Using the Sieve of Eratosthenes seems like a reasonable way to generate a large number of primes.
One thing that you could do is directly return your bitset representation of the primes, rather than copying it to a condensed list. This would save a bit of time in the short term, and be helpful for the next step.
for i in (list_prime(A)):
for j in (list_prime(A)[::-1]):
A few comments.
First, doing something twice is slower than doing it once! Since
list_prime(A) is repeated in both lines, it will have to re-run the Sieve of Eratosthenes: even though you know that the list of prime numbers isn't going to change, Python doesn't! Even worse, because the second line is in a loop, you're running
list_prime again for every value of
i. So you can speed it up a bit by storing that list in a variable before you get to the loops.
Second, when you have nested loops like this, you make your algorithm quadratic in the size of
list_prime(A). The issue is that you're doing the imprecise test for
j before the precise test, which is normally the slow way around. That is, you're considering all the values of
j which meet the rule "
j is a prime number" and then testing whether "
A". Instead consider all the values of
j for which "
A" first. There is exactly one of those for each
i, which is found by simple subtraction. Then check whether that
j is in your list of prime numbers. If so, you have a match. If not, you can immediately check the next
(The reason that I suggested returning the bitset representation of the list of primes is that it makes it much faster to check whether a specific number is prime.)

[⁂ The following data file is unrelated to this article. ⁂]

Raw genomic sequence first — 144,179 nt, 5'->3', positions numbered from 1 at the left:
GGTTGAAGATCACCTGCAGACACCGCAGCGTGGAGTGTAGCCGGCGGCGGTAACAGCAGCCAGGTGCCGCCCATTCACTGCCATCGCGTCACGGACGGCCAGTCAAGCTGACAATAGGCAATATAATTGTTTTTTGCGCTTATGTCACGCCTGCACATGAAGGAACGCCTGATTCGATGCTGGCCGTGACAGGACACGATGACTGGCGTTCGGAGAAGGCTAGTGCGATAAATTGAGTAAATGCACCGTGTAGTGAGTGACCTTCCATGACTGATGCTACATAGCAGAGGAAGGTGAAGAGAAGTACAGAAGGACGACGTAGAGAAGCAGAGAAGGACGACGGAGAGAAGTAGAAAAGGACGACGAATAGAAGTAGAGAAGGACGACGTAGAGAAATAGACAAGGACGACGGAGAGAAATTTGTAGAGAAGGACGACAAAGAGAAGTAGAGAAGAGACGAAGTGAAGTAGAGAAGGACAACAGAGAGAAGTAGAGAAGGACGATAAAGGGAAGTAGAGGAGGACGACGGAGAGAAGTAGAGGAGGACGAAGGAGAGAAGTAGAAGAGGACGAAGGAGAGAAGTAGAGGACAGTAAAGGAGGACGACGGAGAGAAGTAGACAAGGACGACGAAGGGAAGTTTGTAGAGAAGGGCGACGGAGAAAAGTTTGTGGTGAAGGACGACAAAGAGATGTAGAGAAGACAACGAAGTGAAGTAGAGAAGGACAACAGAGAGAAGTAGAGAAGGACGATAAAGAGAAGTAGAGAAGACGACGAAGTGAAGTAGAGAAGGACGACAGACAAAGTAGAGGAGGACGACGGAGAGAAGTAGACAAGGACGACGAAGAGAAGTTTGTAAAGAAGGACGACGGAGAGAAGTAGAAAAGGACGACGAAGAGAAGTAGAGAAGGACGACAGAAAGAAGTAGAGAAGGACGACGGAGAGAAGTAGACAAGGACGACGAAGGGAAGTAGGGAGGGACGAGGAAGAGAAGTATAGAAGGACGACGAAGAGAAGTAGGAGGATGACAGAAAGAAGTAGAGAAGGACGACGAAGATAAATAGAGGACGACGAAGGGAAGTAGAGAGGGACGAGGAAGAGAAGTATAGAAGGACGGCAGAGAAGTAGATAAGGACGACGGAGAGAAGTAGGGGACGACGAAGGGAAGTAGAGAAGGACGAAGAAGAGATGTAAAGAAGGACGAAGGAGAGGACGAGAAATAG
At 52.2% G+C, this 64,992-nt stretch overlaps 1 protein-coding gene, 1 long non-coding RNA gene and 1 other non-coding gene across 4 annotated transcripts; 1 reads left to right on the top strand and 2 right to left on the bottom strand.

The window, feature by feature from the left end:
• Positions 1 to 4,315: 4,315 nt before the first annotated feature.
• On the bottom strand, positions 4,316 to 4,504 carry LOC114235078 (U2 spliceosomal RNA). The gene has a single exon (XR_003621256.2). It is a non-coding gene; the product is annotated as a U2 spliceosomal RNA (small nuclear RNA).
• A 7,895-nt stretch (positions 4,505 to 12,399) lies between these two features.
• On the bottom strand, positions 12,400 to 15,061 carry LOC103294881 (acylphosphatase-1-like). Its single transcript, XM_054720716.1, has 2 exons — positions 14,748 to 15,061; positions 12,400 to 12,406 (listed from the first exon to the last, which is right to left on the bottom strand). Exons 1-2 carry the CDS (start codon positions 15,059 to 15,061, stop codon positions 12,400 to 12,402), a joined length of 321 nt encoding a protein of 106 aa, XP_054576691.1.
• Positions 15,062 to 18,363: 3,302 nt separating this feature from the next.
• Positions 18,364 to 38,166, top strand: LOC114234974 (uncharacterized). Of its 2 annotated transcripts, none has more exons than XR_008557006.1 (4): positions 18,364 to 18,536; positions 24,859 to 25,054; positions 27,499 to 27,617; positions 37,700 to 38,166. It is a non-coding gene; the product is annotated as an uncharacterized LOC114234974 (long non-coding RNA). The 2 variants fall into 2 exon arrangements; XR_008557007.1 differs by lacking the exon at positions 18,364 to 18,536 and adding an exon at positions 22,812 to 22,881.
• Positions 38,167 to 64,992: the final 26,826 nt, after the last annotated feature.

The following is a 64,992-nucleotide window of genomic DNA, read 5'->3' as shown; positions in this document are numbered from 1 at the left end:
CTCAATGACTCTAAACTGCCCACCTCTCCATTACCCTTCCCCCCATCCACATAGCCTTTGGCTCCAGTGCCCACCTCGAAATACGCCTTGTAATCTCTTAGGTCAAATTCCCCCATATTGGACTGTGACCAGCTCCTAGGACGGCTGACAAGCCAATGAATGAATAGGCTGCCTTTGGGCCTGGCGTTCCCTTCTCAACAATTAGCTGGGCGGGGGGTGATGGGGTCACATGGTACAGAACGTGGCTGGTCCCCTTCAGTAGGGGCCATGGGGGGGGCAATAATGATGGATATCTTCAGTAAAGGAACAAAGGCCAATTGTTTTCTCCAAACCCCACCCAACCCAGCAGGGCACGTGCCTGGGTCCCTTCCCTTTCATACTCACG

A few less substantial optimisations
It is good to consider the tie-breaking rules for problems like this, and listing candidates first and checking which wins afterwards is a valid way to do so.
However, it is worth thinking about the order of your algorithm before implementing the tie-breaking check. If, as is the case here, the first satisfying value is guaranteed to be the one that wins the tie break because it has the smallest
i value, you might as well just return the first one you get to.
bool_a[j] = False;
If the end result of these two lines is that
bool_a[j] must be False, just set it to false.
if statements are surprisingly slow on modern CPUs.
Whenever you find yourself appending something to a list one element at a time, consider whether you can rewrite it using list comprehensions. For example something like the following:
primes = [index for (index, is_prime) in enumerate(bool_a) if is_prime]
(However, as above, my actual recommendation is that you completely remove that step and directly return bool_a)